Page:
Capital punishment


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History of the death penalty and a debate on whether the death penalty should be abolished.

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Capital punishment

  1. 1. Capital punishment and penal law
  2. 2. Why Does the State Punish ? WHY?
  4. 4. Genesis… • In the 18th Century BC, the Code of King Hammurabi of Babylon. (murder was not one of them) • The first death sentence historically recorded occurred in 16th Century BC Egypt. • In the 14th Century BC, the Hittite Code also prescribed the death penalty
  5. 5. 7th Century BC… Draconian Code of Athens • Athenian lawgiver whose harsh legal code punished both trivial and serious crimes in Athens with death. • Origin of the word DRACONIAN laws. • Laws originally meant for ‘hoplites’.
  6. 6. 5th Century BC… • Roman Law of the Twelve Tablets codified the death penalty. • Death penalty was mainly reserved for slaves and POWs. • Common modes of capital punishment:– Beheading – Scourging – Crucifixion • The Roman ruling class monetised the practice of capital punishment by making it a public spectacle…
  7. 7. 3rd Century AD… • Roman empire replaced by Holy Roman Empire. • Ruled by Constantine. • Abolishment of crucifixion. • Laws became lenient. • Islam was born. • The Shariat law • Beheading and stoning.
  8. 8. The Mongols • Death penalty reserved mainly for treason. • Quartering was the preferred mode of execution.
  9. 9. Dark Ages… • The Christian Church ruled whole of Europe. • The Church invented innovative ways of capital punishment. • Burning at the stake. • Death penalty was given mainly for heresy.
  10. 10. Colonial Era… • Europe and North America were the most powerful regions in the world. • Modern laws . • Hanging was main mode of execution. • Crushing by elephant and beheading.
  11. 11. French Revolution • Guillotine was widely used in France as a quick and painless way to behead a person. • King Louis XVI was one of the famous personalities to be killed by the guillotine. • The last public execution by guillotine was in 1931.
  12. 12. The Electric Chair • The chair was first adopted in 1889 and the first execution took place in 1890 in New York. • The prisoner is strapped to the chair with metal straps in front of an audience and a wet sponge is placed on his head to aid conductivity. • In several instances, the subjects were killed only after being subjected to multiple electric shocks.
  13. 13. The Firing Squad • Considered by many to be the most honorable method of execution, which is why it is specifically never used on war criminals. • The method is often the supreme punishment or disciplinary means employed for crimes such as treason, desertion, or mutiny. • If the condemned does not die, he is given a Coup de Grace or ‘Blow of Mercy’
  14. 14. Stoning • Arguably the world’s oldest form of execution. • It is an authorized form of execution in many middle eastern and Sub-Saharan countries. • It is primarily enforced by Islamic fundamentalist Sharia law. • The stones must not be large enough to cause a quick death but also not small enough to inflict little pain. • Stoning continues to face strong opposition for its barbaric nature.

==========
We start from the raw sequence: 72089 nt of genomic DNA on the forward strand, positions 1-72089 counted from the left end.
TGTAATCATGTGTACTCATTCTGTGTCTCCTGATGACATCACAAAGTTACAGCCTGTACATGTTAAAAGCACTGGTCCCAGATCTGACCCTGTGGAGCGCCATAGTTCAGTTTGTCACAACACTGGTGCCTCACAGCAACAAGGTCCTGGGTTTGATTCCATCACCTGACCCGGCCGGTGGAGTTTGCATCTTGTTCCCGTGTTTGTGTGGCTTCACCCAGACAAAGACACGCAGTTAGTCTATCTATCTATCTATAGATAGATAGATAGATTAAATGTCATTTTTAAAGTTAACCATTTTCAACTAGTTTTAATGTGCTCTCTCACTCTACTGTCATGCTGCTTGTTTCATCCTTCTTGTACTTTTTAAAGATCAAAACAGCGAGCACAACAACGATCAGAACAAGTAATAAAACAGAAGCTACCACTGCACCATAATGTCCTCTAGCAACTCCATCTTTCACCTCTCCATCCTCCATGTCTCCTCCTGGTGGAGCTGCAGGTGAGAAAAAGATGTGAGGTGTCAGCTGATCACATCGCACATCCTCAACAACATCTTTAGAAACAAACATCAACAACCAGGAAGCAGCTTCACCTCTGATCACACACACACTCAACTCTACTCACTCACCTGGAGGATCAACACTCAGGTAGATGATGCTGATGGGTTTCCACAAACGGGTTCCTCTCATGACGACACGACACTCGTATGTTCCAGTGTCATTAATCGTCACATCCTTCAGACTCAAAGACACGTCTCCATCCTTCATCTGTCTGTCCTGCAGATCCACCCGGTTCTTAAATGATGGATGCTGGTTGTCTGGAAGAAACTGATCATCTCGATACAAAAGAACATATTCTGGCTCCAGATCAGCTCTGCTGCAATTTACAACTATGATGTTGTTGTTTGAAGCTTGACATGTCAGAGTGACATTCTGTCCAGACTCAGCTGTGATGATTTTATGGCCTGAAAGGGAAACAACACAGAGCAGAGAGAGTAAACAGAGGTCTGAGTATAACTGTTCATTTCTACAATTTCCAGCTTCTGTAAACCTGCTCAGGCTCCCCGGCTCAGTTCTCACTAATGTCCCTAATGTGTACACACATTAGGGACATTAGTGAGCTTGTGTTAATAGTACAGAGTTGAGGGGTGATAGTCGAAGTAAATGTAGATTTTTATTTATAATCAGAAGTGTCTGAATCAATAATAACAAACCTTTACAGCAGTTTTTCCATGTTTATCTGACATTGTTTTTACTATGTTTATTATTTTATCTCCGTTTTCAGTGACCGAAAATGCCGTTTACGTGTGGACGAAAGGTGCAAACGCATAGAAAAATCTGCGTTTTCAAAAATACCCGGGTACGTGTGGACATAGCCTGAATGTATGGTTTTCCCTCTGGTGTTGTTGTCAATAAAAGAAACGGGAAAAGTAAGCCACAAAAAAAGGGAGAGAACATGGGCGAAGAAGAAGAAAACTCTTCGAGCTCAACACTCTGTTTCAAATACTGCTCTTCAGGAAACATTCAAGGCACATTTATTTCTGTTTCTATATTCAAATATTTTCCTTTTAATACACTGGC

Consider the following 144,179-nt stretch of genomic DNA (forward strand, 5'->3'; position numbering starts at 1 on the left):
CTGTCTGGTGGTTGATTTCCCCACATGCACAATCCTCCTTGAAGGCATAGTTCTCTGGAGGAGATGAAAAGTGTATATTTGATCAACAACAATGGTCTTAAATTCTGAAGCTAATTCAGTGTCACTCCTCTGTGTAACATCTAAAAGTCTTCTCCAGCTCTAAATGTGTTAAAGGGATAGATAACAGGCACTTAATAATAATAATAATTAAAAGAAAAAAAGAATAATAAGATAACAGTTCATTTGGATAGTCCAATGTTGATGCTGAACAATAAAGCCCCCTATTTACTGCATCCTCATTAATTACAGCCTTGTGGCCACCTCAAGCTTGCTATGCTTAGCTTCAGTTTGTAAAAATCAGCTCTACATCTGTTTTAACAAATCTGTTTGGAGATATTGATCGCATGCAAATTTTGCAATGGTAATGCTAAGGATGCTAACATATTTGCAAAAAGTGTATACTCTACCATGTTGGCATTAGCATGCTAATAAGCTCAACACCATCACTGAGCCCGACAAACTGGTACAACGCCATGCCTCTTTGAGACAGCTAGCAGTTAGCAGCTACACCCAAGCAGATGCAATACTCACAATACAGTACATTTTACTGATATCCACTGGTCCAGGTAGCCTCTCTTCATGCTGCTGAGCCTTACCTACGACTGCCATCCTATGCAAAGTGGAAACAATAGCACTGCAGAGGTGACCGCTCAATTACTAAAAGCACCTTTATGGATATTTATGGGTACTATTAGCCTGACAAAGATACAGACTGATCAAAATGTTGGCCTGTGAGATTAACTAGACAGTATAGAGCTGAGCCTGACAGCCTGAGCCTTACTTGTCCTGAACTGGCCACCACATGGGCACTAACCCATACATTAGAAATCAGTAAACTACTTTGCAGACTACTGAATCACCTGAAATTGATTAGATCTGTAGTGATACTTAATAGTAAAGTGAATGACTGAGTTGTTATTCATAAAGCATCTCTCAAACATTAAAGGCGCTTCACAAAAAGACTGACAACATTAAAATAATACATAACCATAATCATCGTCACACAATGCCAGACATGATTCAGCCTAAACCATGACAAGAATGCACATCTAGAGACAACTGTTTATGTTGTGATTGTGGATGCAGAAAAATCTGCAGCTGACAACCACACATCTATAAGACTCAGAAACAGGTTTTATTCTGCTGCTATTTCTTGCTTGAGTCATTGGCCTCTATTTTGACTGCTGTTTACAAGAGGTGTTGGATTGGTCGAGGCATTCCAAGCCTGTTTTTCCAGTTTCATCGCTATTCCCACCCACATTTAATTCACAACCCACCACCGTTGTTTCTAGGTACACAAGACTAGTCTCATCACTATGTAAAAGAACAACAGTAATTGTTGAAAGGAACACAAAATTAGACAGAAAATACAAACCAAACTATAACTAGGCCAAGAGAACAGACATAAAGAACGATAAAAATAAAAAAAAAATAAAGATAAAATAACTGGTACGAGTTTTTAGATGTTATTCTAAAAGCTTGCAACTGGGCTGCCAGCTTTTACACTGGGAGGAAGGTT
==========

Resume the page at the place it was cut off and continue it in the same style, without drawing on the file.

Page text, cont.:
15. 15. The Gas Chamber • The Gas Chamber were first used in the 1920’s as a method of execution in the USA. • A gas chamber is an apparatus for executing people by placing them in a sealed chamber where poisonous or asphyxiant gas is introduced. • By the 1980s, reports of suffering during gas chamber executions had led to controversy over the use of this method. • By the late 20th century, most states had switched to methods considered to be more humane, such as lethal injection.
  16. 16. Lethal Injection • It is the most common form of execution in the United States of America today. • Drugs are injected manually by the executioner and not by machine to safeguard against mechanical failure. • The executioner injects three drugs in sequence: – 5g Pentothol which is intended to induce a coma – 100mg Pancuronim bromide which causes paralysis – 100mEq Potassium chloride which causes Cardiac Arrest • The Lethal Injection is still not completely fail-safe.
  17. 17. United Nations Moratorium on The Death Penalty • It calls on States that maintain the death penalty to establish a moratorium on the use of the death penalty. • Resolution passed in 2010 with 109 for and 41 against. • Draft resolution was passed to abolish the death penalty; India was among 39 countries that voted against the death penalty.
  18. 18. The Way Forward • Norway’s $280 million Halden Prison – Televisions, refrigerators, desi gner furniture – Aims to teach convicts how to live like normal human beings • Norway has the 10th lowest murder rate in the world. • The benefits of reform exemplified in the Tihar Jail Factory.
  19. 19. To Kill or not to kill That is the question
  20. 20. Some funny last words. How about this for a headline for tomorrow's paper? French fries. Executed in electric chair in Oklahoma. ~~ James French, d. 1966 I did not get my Spaghetti-O's, I got spaghetti. I want the press to know this. Executed by injection, Oklahoma. ~~ Thomas J. Grasso, d. March 20, 1995